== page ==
Excerpt from Merrick by Anne Rice, plus links to reviews, author biography & more

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Merrick

Vampire Chronicles

by Anne Rice

Merrick by Anne Rice
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  • First Published:
    Oct 2000, 320 pages
    Paperback:
    Oct 2001, 384 pages

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It was vintage New Orleans, the little establishment. Overhead fans churned lazily, and the floor had not been cleaned in a hundred years.

The twilight was softly fading, the air filled with the fragrances of the Quarter and the sweetness of spring. What a kind miracle it was that she had chosen such a place, and that it was so strangely deserted on such a divine evening as this.

Her gaze was steady but never anything but soft.

"Louis de Pointe du Lac would see a ghost now," she said, musing, "as if his suffering isn't enough." Not only were her words sympathetic, but also her low and confidential tone. She felt pity for him.

"Oh, yes," she said without allowing me to speak. "I pity him, and I know how badly he wants to see the face of this dead child vampire whom he loved so much." She raised her eyebrows thoughtfully. "You come with names which are all but legend. You come out of secrecy, you come out of a miracle, and you come close, and with a request."

"Do it, then, Merrick, if it doesn't harm you," I said. "I'm not here to bring harm to you. God in Heaven help me. Surely you know as much."

"And what of harm coming to your Louis?" she asked, her words spoken slowly as she pondered. "A ghost can speak dreadful things to those who call it, and this is the ghost of a monster child who died by violence. You ask a potent and terrible thing."

I nodded. All she said was true.

"Louis is a being obsessed," I said. "It's taken years for his obsession to obliterate all reason. Now he thinks of nothing else."

"And what if I do bring her up out of the dead? You think there will be a resolution to the pain of either one?"

"I don't hope for that. I don't know. But anything is preferable to the pain Louis suffers now. Of course I have no right to ask this of you, no right to come to you at all.

"Yet we're all entangled -- the Talamasca and Louis and I. And the Vampire Lestat as well. It was from the very bosom of the Talamasca that Louis de Pointe du Lac heard a story of the ghost of Claudia. It was to one of our own, a woman named Jesse Reeves -- you'll find her in the archives -- that this ghost of Claudia supposedly first appeared."

"Yes, I know the story," said Merrick. "It happened in the Rue Royale. You sent Jesse Reeves to investigate the vampires. And Jesse Reeves came back with a handful of treasures that were proof enough that a child named Claudia, an immortal child, had once lived in the flat."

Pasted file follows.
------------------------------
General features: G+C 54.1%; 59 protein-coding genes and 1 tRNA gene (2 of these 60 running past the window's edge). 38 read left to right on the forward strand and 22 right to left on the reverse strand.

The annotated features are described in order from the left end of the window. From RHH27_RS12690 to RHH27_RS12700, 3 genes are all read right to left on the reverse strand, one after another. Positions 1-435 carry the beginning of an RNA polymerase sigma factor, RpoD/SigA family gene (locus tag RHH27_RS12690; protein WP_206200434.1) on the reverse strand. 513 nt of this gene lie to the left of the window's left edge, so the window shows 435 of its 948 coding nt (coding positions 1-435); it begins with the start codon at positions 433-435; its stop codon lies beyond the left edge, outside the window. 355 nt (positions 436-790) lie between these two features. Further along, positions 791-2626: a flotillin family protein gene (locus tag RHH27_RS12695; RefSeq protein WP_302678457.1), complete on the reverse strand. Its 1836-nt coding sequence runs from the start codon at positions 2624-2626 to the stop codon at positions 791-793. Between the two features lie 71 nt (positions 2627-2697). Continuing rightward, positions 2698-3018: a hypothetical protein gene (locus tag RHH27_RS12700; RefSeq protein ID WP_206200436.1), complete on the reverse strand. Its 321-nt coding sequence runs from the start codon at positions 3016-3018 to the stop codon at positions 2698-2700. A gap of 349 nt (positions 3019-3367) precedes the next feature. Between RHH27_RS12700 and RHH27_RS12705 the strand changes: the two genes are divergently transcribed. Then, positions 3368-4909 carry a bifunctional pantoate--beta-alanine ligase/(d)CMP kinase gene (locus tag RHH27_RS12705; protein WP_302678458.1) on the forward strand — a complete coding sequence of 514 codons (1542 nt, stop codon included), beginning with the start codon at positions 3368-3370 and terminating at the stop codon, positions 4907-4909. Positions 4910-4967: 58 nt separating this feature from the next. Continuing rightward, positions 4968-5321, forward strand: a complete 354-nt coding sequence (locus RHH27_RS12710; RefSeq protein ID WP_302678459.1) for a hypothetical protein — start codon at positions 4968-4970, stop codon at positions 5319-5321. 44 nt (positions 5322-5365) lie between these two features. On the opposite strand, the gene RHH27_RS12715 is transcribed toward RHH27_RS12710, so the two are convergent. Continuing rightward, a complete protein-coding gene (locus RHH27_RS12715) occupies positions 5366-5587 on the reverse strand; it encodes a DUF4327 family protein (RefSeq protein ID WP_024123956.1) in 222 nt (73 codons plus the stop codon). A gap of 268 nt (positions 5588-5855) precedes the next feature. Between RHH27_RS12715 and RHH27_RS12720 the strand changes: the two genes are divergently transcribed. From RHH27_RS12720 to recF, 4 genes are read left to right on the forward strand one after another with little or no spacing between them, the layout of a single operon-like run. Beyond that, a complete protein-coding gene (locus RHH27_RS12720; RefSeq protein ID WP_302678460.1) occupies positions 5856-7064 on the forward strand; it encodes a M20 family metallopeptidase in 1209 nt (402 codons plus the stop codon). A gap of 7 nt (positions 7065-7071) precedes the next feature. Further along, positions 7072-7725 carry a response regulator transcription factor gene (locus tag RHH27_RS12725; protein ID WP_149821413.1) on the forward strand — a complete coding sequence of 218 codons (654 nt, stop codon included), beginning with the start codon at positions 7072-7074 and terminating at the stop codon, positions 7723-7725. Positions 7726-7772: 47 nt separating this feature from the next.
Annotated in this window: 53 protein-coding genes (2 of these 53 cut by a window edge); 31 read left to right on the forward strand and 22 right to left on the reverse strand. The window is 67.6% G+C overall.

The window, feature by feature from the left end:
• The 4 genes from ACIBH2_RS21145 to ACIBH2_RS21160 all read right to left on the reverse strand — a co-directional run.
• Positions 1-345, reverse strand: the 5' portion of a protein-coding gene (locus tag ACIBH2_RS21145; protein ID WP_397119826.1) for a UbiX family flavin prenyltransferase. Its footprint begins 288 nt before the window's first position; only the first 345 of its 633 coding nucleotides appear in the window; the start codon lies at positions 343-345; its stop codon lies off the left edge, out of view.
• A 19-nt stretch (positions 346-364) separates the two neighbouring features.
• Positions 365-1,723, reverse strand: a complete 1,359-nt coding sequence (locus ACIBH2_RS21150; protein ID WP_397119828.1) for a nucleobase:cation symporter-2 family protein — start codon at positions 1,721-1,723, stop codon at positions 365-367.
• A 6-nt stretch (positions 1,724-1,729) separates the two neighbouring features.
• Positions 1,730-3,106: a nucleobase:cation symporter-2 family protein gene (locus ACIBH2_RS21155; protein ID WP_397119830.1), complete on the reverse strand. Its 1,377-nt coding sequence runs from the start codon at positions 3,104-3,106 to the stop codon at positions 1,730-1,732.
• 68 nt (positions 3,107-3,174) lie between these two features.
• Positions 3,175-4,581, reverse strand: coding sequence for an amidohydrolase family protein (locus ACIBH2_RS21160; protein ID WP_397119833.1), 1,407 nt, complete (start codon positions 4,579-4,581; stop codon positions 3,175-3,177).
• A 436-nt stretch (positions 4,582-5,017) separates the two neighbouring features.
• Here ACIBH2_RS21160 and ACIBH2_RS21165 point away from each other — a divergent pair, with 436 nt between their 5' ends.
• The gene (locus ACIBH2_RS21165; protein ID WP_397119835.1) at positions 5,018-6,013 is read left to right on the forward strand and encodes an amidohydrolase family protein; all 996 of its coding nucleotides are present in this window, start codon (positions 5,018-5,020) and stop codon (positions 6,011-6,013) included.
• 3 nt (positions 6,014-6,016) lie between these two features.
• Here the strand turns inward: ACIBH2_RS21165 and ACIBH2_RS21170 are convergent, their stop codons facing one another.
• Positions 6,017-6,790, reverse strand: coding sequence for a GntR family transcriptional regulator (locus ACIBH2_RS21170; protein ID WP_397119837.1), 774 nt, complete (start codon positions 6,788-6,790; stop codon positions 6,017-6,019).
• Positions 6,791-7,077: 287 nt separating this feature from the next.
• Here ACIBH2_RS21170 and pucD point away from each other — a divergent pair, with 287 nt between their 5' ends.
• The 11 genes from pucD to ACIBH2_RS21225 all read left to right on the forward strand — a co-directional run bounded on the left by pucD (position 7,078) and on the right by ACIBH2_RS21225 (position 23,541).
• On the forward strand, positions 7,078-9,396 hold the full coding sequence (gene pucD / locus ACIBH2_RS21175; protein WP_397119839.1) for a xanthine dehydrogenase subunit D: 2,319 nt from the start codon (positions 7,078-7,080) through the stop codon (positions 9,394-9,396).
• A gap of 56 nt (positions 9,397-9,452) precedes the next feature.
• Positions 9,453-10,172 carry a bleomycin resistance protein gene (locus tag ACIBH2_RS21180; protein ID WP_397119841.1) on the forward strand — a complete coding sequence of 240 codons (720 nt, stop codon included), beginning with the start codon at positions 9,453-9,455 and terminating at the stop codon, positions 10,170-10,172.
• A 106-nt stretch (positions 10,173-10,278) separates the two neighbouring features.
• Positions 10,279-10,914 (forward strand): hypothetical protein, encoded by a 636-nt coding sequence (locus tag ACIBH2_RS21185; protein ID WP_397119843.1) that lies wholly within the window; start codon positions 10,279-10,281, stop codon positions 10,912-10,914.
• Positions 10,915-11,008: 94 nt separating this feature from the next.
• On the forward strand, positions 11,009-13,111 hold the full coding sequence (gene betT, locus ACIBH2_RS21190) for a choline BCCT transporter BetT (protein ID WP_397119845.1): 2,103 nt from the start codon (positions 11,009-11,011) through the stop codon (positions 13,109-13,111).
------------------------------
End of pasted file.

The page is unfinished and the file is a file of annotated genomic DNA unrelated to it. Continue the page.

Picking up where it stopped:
"Quite right," I answered. "I was wrong to send Jesse. Jesse was too young. Jesse was never -- ." It was difficult for me to finish. "Jesse was never quite as clever as you."

"People read it among Lestat's published tales and think it's fancy," she said, musing, thinking, "all that about a diary, a rosary, wasn't it, and an old doll. And we have those things, don't we? They're in the vault in England. We didn't have a Louisiana Motherhouse in those days. You put them in the vault yourself."

"Can you do it?" I asked. "Will you do it? That's more to the point. I have no doubt that you can."

She wasn't ready to answer. But we had made a great beginning here, she and I.

Oh, how I had missed her! This was more tantalizing than I'd ever expected, to be locked once more in conversation with her. And with pleasure I doted upon the changes in her: that her French accent was completely gone now and that she sounded almost British, and that from her long years of study overseas. She'd spent some of those years in England with me.

"You know that Louis saw you," I said gently. "You know that he sent me to ask you. You know that he knew of your powers from the warning he caught from your eyes?"

She didn't respond.

"'I've seen a true witch,' he said when he came to me. 'She wasn't afraid of me. She said she'd call up the dead to defend herself if I didn't leave her alone.'"

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Excerpted from Merrick by Anne Rice. Copyright© 2000 by Anne Rice. Excerpted by permission of Knopf, a division of Random House, Inc. All rights reserved. No part of this excerpt may be reproduced or reprinted without permission in writing from the publisher

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